Air Date: Week of December 1, 1995
Ronni Liberman of the Sierra Club reviews this new film about a widowed President who falls in love with an environmental lobbyist.
CURWOOD: It's Living on Earth. I'm Steve Curwood. This holiday season's crop of new movies is much like years past, except there's a new twist on the perennial White House comedy plot. A widowed president who falls for an environmental activist. Rob Reiner directed The American President with Michael Douglas in the title role romancing Annette Bening. We thought we'd ask a real eco-lobbyist for her review of the film. Ronni Liberman is Media Director of the Sierra Club.
LIBERMAN: Movies are all about fantasy, and The American President is no exception. If there are environmentalists out there with plush offices like the one Annette Bening has, I've never met them. Or maybe one of us makes as much money as the President. Right. And all journalists look like Robert Redford. And I won't even touch the fairy tale of an activist and the President publicly falling in love. That's really just show-biz.
But as show-biz fantasies go, this one is a lot of fun. I must admit I'm prejudiced. The American President combines 2 of my favorite things: romance and the environment. As the President, Michael Douglas's heart is in the right place on the environment, but he keeps compromising for the sake of politics. When he hears the feisty words of environmental advocate Annette Bening at a White House meeting, he's amused and intrigued. As the lobbyist hired by an environmental lobbying group, Bening's Sydney Ellen Wade learns about energy efficiency issues quickly, then gets her messages down simply and clearly. Huhhhhh! If it only happened that easily.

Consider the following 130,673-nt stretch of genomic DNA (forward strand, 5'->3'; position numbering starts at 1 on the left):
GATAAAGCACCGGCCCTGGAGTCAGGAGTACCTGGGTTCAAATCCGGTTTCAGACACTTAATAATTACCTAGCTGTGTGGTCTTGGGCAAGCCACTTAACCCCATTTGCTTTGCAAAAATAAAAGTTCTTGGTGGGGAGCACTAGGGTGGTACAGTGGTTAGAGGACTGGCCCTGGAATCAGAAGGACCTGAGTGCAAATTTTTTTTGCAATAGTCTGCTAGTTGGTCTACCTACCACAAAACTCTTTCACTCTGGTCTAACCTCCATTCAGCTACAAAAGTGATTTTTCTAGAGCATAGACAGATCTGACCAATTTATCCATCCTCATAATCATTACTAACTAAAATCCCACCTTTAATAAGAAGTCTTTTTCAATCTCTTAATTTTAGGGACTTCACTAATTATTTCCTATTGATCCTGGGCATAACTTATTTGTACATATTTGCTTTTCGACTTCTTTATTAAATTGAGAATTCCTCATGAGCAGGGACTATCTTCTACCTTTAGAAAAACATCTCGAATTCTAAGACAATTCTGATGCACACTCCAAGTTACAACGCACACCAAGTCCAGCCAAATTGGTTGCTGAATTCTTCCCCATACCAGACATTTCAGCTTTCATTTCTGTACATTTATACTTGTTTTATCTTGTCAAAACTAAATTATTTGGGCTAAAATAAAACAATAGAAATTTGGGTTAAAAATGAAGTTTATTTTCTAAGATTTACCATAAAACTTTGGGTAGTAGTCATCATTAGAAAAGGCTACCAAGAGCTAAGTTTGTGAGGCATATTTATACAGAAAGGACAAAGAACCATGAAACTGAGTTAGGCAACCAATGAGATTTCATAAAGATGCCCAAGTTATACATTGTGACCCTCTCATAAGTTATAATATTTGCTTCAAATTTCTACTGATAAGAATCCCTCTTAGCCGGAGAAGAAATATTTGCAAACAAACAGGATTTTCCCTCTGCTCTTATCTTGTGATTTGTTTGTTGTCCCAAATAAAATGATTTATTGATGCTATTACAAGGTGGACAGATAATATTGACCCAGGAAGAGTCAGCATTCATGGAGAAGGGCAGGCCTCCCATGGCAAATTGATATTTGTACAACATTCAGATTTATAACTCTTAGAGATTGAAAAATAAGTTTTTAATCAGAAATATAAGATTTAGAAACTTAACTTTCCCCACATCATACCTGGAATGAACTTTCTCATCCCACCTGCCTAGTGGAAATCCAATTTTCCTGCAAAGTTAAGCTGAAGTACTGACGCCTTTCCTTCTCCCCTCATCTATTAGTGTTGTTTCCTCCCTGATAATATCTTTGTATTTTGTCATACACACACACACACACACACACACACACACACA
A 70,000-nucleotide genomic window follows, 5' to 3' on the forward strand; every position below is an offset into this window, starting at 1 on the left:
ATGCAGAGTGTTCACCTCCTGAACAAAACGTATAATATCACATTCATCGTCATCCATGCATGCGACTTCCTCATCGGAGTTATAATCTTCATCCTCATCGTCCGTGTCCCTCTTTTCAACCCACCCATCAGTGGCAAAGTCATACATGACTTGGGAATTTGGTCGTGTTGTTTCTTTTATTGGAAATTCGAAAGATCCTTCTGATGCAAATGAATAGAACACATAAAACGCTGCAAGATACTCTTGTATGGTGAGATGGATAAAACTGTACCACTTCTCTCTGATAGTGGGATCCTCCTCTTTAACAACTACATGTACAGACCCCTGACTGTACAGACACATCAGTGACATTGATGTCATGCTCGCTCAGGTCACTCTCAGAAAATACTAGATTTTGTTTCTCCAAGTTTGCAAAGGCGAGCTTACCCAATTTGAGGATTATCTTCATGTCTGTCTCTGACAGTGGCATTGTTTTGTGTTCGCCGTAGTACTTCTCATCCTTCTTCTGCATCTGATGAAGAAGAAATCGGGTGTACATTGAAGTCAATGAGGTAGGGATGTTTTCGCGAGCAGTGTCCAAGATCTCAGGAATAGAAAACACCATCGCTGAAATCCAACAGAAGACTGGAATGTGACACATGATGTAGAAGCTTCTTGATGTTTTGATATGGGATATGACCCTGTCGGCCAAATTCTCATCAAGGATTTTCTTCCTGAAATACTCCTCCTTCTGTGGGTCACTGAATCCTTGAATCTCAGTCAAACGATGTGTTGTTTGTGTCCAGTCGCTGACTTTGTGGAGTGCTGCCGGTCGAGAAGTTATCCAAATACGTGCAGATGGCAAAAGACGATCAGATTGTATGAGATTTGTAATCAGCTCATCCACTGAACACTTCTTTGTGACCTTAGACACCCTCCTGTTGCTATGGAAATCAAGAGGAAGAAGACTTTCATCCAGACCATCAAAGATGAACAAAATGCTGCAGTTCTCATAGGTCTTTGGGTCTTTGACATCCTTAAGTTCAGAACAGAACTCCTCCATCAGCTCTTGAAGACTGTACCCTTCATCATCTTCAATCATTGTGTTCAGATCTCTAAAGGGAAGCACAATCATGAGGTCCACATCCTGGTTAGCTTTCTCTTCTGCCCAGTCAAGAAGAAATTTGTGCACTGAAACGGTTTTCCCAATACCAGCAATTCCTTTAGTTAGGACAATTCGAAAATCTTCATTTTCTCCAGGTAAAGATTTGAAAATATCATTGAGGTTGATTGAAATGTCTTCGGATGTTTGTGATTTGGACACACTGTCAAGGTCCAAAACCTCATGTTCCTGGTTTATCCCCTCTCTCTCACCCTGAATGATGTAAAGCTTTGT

But love and politics is a slippery match. The President must balance swapping votes for principles. The relationship nearly hits the skids as the President tries to trade votes on environmental legislation to preserve his crime bill. Still, The American President does hit all the right environmental buttons. Bening is fighting for a 20% reduction in energy consumption by the year 2,000 to curb global warming, and even the President acknowledges global warming as the single greatest environmental threat.
Mostly the movie gets a thumbs-up for accuracy. Michael J. Fox does a great imitation of George Stephanopolis, and Martin Sheen is wonderful as the Mack McClarty-like chief of staff. Director Rob Reiner even includes the crazy traffic in DuPont Circle. The only other problem is Annette Bening's roots aren't showing. That's her grass roots. You don't win in Congress without them. And her organization doesn't seem to have the activists who write letters, make phone calls, and meet with their members of Congress back home to support important issues that give us the right to a safe and healthy environment. I guess that's another movie.
CURWOOD: Ronni Liberman is media director of the Sierra Club.
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